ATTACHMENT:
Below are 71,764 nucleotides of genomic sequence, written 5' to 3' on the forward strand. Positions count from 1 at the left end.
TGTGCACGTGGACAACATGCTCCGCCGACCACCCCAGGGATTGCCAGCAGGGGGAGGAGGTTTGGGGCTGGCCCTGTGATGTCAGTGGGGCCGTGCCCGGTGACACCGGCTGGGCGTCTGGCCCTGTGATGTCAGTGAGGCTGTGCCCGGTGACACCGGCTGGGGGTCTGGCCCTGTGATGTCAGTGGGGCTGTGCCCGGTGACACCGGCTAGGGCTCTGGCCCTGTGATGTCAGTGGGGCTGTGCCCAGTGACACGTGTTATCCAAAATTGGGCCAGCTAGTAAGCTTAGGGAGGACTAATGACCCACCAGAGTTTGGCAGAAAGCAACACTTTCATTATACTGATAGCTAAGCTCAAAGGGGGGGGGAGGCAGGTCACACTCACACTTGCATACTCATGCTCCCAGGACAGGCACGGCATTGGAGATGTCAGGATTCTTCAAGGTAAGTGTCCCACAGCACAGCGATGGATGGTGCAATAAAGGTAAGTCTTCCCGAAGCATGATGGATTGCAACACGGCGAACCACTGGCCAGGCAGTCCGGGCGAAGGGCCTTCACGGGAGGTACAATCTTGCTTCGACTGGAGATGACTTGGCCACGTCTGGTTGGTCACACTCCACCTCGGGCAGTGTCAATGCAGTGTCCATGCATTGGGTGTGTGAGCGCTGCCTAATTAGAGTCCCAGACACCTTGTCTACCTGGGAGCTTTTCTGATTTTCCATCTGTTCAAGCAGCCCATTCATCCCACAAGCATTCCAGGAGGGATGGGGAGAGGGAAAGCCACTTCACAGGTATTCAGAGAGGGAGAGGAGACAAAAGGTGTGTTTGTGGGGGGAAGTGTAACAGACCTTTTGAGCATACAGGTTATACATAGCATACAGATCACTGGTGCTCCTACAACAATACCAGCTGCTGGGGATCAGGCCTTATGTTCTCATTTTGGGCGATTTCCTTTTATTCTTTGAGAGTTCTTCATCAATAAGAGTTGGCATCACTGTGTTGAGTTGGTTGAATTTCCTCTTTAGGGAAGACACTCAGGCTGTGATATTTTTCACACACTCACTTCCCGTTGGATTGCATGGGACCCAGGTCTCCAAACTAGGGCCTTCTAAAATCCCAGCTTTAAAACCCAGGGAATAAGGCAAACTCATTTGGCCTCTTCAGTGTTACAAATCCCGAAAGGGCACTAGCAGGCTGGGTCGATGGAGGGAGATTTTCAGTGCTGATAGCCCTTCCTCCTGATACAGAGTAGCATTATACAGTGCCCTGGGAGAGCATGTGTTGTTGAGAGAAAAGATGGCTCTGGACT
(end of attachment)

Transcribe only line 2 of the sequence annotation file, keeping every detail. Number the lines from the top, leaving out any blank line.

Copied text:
TGTGCACGTGGACAACATGCTCCGCCGACCACCCCAGGGATTGCCAGCAGGGGGAGGAGGTTTGGGGCTGGCCCTGTGATGTCAGTGGGGCCGTGCCCGGTGACACCGGCTGGGCGTCTGGCCCTGTGATGTCAGTGAGGCTGTGCCCGGTGACACCGGCTGGGGGTCTGGCCCTGTGATGTCAGTGGGGCTGTGCCCGGTGACACCGGCTAGGGCTCTGGCCCTGTGATGTCAGTGGGGCTGTGCCCAGTGACACGTGTTATCCAAAATTGGGCCAGCTAGTAAGCTTAGGGAGGACTAATGACCCACCAGAGTTTGGCAGAAAGCAACACTTTCATTATACTGATAGCTAAGCTCAAAGGGGGGGGGAGGCAGGTCACACTCACACTTGCATACTCATGCTCCCAGGACAGGCACGGCATTGGAGATGTCAGGATTCTTCAAGGTAAGTGTCCCACAGCACAGCGATGGATGGTGCAATAAAGGTAAGTCTTCCCGAAGCATGATGGATTGCAACACGGCGAACCACTGGCCAGGCAGTCCGGGCGAAGGGCCTTCACGGGAGGTACAATCTTGCTTCGACTGGAGATGACTTGGCCACGTCTGGTTGGTCACACTCCACCTCGGGCAGTGTCAATGCAGTGTCCATGCATTGGGTGTGTGAGCGCTGCCTAATTAGAGTCCCAGACACCTTGTCTACCTGGGAGCTTTTCTGATTTTCCATCTGTTCAAGCAGCCCATTCATCCCACAAGCATTCCAGGAGGGATGGGGAGAGGGAAAGCCACTTCACAGGTATTCAGAGAGGGAGAGGAGACAAAAGGTGTGTTTGTGGGGGGAAGTGTAACAGACCTTTTGAGCATACAGGTTATACATAGCATACAGATCACTGGTGCTCCTACAACAATACCAGCTGCTGGGGATCAGGCCTTATGTTCTCATTTTGGGCGATTTCCTTTTATTCTTTGAGAGTTCTTCATCAATAAGAGTTGGCATCACTGTGTTGAGTTGGTTGAATTTCCTCTTTAGGGAAGACACTCAGGCTGTGATATTTTTCACACACTCACTTCCCGTTGGATTGCATGGGACCCAGGTCTCCAAACTAGGGCCTTCTAAAATCCCAGCTTTAAAACCCAGGGAATAAGGCAAACTCATTTGGCCTCTTCAGTGTTACAAATCCCGAAAGGGCACTAGCAGGCTGGGTCGATGGAGGGAGATTTTCAGTGCTGATAGCCCTTCCTCCTGATACAGAGTAGCATTATACAGTGCCCTGGGAGAGCATGTGTTGTTGAGAGAAAAGATGGCTCTGGACT